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Idolization of the 5 foot 11 inch, 117-pound woman: Perfected, altered images in magazines lead to low self-esteem and anxiety in women

From the magazines we read to the photographs we flip through and post, images are doctored, tweaked, photoshopped and enhanced to the nines. However, at some point there becomes an extreme, and it seems as though American society has reached it. This gives an entirely different meaning to the expression, “beauty is only skin deep.”

It is estimated that 28 percent of images in today’s media include disclaimers that openly admit that they were digitally enhanced in some capacity, according to the Huffington Post. In addition to this, 44 percent appear to be retouched without including a disclaimer, and the remaining 28 percent are not altered. That makes a total of 72 percent or more photos altered, nearly three-fourths. So where does this leave society? How do we decipher what is reality and what is a mere facade?

The modifications made to today’s media spans from magazines, to billboards, commercials and even television shows, but is often used to its fullest capacity to not only enhance, but change. On one hand, modifications can be used to simply enhance the image at hand to create a greater visual appeal to the audience. This includes lighting and brightening photographs, to smoothing out a hairstyle, or eliminating a pimple.

These alterations are virtually harmless, and merely “perfect” an image. But when does the idea of perfection become too much? Photo altering can turn extreme – changing skin tones, lengthening limbs, and most prominently, shedding pounds instantly and hiding bodily imperfections overzealously.

Some argue that this is all just part of the business, but fail to acknowledge the damage and potential damage that such unrealistic images can do to society and its perceptions. However, the American Medical Association disagrees that this is just a business related issue. In June 2011, the association inducted a policy urging advertising agencies to stop photoshopping extremes. They argued that it “could promote unrealistic expectations of appropriate body image.”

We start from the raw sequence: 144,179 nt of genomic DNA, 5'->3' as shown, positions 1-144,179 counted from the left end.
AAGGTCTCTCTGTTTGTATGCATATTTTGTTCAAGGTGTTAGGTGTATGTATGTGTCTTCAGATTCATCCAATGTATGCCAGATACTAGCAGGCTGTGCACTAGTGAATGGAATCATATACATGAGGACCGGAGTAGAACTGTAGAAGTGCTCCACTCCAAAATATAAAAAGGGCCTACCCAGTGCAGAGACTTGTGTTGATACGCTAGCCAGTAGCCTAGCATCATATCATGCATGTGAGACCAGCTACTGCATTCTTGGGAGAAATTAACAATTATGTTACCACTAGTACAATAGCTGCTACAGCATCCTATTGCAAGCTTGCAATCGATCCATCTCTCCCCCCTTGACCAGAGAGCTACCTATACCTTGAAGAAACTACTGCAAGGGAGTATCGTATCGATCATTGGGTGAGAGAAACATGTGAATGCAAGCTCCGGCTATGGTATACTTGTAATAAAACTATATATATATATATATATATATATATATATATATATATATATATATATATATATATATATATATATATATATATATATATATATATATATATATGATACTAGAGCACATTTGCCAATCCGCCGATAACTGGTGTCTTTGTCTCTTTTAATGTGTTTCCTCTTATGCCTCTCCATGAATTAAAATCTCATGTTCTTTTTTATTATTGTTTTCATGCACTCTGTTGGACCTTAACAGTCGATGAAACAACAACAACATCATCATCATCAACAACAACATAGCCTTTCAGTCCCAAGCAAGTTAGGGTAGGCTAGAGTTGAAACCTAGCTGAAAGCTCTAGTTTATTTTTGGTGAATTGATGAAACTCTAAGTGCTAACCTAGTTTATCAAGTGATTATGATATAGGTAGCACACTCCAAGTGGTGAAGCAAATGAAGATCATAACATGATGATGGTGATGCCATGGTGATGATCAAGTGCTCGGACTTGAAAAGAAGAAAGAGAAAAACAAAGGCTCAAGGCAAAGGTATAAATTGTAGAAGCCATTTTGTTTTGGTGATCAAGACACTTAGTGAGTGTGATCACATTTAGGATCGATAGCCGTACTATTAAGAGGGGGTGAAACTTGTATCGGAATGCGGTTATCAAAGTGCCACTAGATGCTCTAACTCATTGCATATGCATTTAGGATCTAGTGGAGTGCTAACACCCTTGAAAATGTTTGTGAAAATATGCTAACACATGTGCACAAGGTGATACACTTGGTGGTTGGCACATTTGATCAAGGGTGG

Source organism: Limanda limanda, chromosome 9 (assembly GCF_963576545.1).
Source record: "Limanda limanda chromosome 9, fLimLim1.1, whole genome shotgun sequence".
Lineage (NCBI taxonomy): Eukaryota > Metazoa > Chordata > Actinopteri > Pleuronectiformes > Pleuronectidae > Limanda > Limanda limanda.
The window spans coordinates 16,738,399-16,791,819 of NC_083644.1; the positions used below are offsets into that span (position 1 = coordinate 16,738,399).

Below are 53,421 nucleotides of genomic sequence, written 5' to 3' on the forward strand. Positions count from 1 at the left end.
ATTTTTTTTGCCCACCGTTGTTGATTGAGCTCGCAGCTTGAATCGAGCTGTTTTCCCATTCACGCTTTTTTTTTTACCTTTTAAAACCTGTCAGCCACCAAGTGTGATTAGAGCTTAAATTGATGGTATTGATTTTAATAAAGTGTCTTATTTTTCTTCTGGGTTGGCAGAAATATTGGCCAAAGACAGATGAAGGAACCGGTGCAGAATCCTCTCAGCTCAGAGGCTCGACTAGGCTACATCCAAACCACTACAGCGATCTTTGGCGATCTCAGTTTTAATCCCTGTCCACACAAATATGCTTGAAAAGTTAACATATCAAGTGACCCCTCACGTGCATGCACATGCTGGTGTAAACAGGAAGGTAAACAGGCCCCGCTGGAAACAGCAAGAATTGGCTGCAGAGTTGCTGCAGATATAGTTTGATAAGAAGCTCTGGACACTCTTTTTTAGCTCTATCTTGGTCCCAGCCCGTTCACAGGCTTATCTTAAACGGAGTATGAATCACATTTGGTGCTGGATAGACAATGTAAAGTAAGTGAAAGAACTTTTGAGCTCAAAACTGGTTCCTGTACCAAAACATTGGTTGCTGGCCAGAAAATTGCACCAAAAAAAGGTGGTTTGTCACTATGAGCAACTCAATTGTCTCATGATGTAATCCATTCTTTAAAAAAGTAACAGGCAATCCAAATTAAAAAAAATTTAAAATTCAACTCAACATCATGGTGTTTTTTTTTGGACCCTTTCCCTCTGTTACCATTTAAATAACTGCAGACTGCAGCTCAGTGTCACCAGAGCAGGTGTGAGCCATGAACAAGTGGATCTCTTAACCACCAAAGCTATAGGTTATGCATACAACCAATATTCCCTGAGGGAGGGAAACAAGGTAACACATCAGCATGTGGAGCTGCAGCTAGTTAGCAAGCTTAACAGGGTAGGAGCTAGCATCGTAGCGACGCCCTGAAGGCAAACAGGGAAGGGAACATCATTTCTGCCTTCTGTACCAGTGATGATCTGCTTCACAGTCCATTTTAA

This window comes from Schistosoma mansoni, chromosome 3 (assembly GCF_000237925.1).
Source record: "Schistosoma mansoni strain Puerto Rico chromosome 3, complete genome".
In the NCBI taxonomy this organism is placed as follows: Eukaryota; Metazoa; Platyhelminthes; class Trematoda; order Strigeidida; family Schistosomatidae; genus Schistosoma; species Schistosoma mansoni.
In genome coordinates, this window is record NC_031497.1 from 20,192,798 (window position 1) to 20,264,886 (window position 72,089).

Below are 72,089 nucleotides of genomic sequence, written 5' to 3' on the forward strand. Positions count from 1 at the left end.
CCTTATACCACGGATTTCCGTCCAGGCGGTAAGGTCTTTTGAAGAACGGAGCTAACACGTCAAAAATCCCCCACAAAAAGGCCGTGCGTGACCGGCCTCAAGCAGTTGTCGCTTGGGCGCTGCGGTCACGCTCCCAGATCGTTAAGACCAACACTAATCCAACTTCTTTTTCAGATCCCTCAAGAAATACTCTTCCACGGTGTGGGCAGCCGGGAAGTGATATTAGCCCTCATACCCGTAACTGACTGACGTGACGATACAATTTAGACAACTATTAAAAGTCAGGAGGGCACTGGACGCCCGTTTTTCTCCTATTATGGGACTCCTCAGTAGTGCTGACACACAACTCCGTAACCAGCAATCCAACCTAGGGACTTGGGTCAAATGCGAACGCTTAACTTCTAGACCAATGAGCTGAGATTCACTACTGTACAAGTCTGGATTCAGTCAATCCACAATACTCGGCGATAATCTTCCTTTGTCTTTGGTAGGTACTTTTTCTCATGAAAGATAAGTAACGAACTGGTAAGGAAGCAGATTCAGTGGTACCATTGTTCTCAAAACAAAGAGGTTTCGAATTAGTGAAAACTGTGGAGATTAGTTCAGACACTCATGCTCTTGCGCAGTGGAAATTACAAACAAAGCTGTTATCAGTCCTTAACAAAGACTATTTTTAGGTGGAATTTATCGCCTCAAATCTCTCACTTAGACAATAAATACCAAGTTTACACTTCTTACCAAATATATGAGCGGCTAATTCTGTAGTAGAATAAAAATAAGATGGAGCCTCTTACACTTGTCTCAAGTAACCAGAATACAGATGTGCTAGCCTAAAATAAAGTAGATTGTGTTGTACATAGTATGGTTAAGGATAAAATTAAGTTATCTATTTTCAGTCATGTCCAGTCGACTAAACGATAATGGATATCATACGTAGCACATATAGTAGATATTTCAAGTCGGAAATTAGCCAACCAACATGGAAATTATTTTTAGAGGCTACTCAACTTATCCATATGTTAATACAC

If this wasn’t enough, on top of photoshopping, the average individual being photoshopped is a 5 foot 11 inch woman, weighing roughly 117 pounds, according to the Center for Disease Control (CDC). To put this into perspective, the National Eating Disorders Association reports that the average American woman is a healthy 140 pounds and is 5 foot 4 inches tall.

These drastic differences in both height and weight averages create a perception that is not only altered, but completely unrealistic for the average American woman. The National Association of Anorexia Nervosa and Associated Disorders reports that only 5 percent of American women have the body type portrayed in the media, naturally. Leaving the remaining 95 percent in a confusing but all too real situation, with nearly 86 percent of college students reporting some sort of eating disorder behavior in their twenties.

In recent months, rapper Dead Celebrity Status released a single “Someone I Once Knew.” The song and subsequent music video played on the heartstrings of its viewers. The lyrics read, “She wasn’t born anorexic, but nowadays she suffers, staring at these half naked stars on magazine covers.” He goes on to explain the graphic details of individuals suffering from eating disorders – along with a controversial video that went far beyond any “normal” boundaries. Models, with seemingly perfect bodies – the individuals than many average women idolize – were said to be suffering themselves. This poses the question of what the average woman should think, if the “perfect” woman still struggles.

Glamour magazine reached out to Doctor Ann Kearney-Cooke, and looked at the difficulties and struggles when altered images are all society sees. She said in an interview with Glamour, “Study after study has shown that when we see perfected, altered images, it leads to anxiety and low self-esteem, and can even play a role in the development of eating disorders.”

As with anything, there is always a way to put something to good use, and a way to use something in an improper manner. This should be the same when it comes to photoshopping and altering images as well. There are wise ways to use this technology for the good of mankind, rather than using it to deteriorate what “should” be – a healthy body-loving society. Many magazines and news publications are vowing to do just that. They have stopped the photoshopping of photographs – with the exception of small lighting and wardrobe edits. Using these restraints, they hope to smother the idea that there needs to be one perfect cookie-cutter body, and embrace the fact that everyone is different and unique in their own ways.

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